Wednesday, November 23, 2016

Adam Kotsko's "The Prince of This World"

Adam Kotsko is Assistant Professor of Humanities at Shimer College in Chicago. His books include Why We Love Sociopaths (2012) and Politics of Redemption (2010).

Kotsko applied the “Page 99 Test” to his new book, The Prince of This World, and reported the following:
The curious thing about page 99 of The Prince of This World is that it does not explicitly mention the devil at all. Instead, it discusses two key steps in the medieval theologian Anselm of Canterbury’s famous text Why God Became Human. First, it talks about the dynamic by which God entraps the sinner into an unpayable debt. For Anselm, we owe God absolute obedience:
Anselm characterizes this obedience, which every rational creature (angelic or human) owes to God unconditionally and perpetually, as a way of giving God his proper honor. By disobeying God, the creature is depriving God of the honor due to him, and not only does this create a debt to God, but it digs the sinner ever-deeper into the hole.
Secondly, it begins discussing a curious feature of Anselm’s text—the fact that he pictures God as a property developer, trying to fill all the units in his heavenly city after some of the angels unexpectedly rebel against his rule.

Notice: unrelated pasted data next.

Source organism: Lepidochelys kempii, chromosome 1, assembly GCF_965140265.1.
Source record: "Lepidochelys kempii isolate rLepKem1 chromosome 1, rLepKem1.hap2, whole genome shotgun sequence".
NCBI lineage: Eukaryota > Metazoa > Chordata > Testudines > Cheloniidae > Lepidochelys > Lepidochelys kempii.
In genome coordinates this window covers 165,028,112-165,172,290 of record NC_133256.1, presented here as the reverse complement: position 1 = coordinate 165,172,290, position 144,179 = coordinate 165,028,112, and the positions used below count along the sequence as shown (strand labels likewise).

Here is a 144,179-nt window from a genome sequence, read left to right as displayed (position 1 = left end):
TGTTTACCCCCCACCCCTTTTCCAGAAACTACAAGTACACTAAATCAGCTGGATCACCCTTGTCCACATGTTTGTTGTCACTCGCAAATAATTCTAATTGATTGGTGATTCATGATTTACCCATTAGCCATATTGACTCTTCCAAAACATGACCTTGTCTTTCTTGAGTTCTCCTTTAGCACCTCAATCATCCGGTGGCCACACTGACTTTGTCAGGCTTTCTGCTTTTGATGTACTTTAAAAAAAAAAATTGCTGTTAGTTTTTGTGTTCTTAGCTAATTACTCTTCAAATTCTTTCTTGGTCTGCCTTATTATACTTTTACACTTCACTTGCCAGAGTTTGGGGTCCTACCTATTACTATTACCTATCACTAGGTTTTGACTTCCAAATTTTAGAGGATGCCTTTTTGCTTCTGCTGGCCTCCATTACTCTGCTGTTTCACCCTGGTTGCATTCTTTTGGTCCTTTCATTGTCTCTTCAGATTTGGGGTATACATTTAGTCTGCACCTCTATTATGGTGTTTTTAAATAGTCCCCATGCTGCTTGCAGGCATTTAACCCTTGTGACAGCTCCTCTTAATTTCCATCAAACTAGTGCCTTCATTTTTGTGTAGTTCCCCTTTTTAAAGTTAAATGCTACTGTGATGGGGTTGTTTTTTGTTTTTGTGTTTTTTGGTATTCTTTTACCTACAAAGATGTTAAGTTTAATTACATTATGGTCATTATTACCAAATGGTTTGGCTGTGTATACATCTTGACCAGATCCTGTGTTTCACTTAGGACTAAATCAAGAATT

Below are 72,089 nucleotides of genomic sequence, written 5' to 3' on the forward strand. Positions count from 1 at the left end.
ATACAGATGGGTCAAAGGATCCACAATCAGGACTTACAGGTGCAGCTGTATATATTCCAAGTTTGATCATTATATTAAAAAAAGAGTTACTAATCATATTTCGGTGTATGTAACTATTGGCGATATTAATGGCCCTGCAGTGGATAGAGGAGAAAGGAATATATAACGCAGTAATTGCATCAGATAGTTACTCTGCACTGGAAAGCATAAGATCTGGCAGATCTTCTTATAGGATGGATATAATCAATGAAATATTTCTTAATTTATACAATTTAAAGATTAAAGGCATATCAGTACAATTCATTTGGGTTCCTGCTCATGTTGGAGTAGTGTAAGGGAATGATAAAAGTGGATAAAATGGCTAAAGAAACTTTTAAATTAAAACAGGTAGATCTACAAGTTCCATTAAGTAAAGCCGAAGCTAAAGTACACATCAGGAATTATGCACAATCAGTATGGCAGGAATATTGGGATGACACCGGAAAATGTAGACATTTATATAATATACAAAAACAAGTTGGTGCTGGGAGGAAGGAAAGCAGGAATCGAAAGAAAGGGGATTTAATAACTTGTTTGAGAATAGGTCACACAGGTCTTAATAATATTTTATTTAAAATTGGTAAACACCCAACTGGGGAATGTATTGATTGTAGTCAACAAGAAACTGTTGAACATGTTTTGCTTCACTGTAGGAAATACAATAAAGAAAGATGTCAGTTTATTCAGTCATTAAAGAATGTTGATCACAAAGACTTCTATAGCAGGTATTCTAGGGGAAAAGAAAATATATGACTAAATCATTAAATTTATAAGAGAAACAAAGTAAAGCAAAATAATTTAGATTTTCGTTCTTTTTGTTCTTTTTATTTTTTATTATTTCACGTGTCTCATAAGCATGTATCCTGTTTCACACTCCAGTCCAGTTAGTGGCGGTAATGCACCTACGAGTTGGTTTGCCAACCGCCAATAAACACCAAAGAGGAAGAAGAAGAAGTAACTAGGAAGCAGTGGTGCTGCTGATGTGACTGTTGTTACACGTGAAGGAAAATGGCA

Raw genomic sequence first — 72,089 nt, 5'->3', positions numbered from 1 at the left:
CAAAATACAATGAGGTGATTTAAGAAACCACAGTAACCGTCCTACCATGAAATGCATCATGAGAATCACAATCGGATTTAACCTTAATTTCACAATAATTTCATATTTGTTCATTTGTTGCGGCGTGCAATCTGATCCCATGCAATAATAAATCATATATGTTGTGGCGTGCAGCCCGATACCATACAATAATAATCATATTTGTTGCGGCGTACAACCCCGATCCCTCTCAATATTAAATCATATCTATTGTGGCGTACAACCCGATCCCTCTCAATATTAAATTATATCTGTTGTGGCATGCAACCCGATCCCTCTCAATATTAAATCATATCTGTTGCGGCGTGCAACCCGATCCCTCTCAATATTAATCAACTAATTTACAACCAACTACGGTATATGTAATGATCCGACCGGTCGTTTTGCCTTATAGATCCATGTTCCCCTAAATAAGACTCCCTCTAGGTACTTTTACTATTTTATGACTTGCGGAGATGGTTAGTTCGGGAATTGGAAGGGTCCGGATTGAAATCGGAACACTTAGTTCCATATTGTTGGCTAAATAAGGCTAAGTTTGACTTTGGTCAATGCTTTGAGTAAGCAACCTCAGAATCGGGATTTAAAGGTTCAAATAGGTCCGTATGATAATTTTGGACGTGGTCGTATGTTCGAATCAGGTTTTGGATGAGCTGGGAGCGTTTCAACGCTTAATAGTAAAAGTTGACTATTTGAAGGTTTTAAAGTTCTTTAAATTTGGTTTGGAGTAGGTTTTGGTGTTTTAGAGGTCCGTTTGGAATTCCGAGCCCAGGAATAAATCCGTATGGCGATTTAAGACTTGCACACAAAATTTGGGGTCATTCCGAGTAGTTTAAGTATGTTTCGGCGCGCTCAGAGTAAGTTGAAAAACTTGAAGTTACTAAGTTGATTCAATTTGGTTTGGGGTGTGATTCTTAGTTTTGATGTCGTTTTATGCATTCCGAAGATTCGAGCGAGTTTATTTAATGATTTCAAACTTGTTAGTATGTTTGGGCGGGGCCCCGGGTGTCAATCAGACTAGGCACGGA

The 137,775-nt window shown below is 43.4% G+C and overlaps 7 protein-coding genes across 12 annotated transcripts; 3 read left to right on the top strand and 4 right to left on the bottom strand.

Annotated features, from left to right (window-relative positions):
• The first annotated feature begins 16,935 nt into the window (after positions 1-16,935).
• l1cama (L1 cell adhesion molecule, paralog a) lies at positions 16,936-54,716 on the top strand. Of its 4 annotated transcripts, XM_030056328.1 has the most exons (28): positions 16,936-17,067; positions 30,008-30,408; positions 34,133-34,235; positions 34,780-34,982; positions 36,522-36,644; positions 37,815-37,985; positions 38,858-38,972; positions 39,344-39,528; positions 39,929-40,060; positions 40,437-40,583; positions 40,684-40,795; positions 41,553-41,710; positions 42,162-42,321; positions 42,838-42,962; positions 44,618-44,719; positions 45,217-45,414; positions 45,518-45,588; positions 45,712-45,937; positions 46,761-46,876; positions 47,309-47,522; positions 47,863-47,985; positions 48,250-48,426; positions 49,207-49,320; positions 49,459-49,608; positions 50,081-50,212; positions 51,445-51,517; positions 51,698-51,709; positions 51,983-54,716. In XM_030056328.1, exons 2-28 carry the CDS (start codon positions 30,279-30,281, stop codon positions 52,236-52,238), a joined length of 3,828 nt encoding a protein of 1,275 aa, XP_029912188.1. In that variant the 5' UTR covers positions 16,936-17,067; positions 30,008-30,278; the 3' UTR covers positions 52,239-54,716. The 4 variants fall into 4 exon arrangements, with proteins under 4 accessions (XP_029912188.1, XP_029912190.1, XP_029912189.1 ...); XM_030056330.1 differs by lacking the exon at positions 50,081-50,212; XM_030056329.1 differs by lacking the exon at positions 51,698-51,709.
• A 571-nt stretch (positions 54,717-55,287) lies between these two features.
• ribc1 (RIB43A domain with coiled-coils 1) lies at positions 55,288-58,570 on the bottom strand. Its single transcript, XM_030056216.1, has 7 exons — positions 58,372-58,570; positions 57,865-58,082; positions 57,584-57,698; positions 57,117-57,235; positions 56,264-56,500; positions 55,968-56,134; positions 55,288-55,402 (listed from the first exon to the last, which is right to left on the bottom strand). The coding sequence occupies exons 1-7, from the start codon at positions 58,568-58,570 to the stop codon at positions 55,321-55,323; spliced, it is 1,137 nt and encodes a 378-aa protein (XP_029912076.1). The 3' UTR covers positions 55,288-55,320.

While this passage may seem purely expositional, it is revealing of the roots of the project. A close reading of Why God Became Human convinced me that the devil could serve as a kind of index for tracking major shifts in Christian thought. Most contemporary Christians follow Anselm’s account of why the incarnation of Christ is able to save us—namely, that he was somehow making up for our sins, paying off our debts vicariously. Previously, theologians embraced the view that Jesus came to set us free from the domination of the devil. Anselm aggressively refutes the previous view, and in so doing he ushers in a huge change to Christian political theology—for the worse, in my opinion.

Finally, the discussion of debt and property development reflects the fact that I view the seemingly abstract theological debates about the devil as surprisingly and even urgently relevant for understanding the deep dynamics of contemporary Western societies. We are all increasingly entrapped in debts that we can never repay—both literal debts and more figurative obligations, such as the impossibly absolute submission the police demand from black Americans—and told that it is nonetheless our responsibility to fix the situation. Unfortunately for us secularized sinners, however, no savior appears to be forthcoming.
Learn more about The Prince of This World at the Stanford University Press website.

--Marshal Zeringue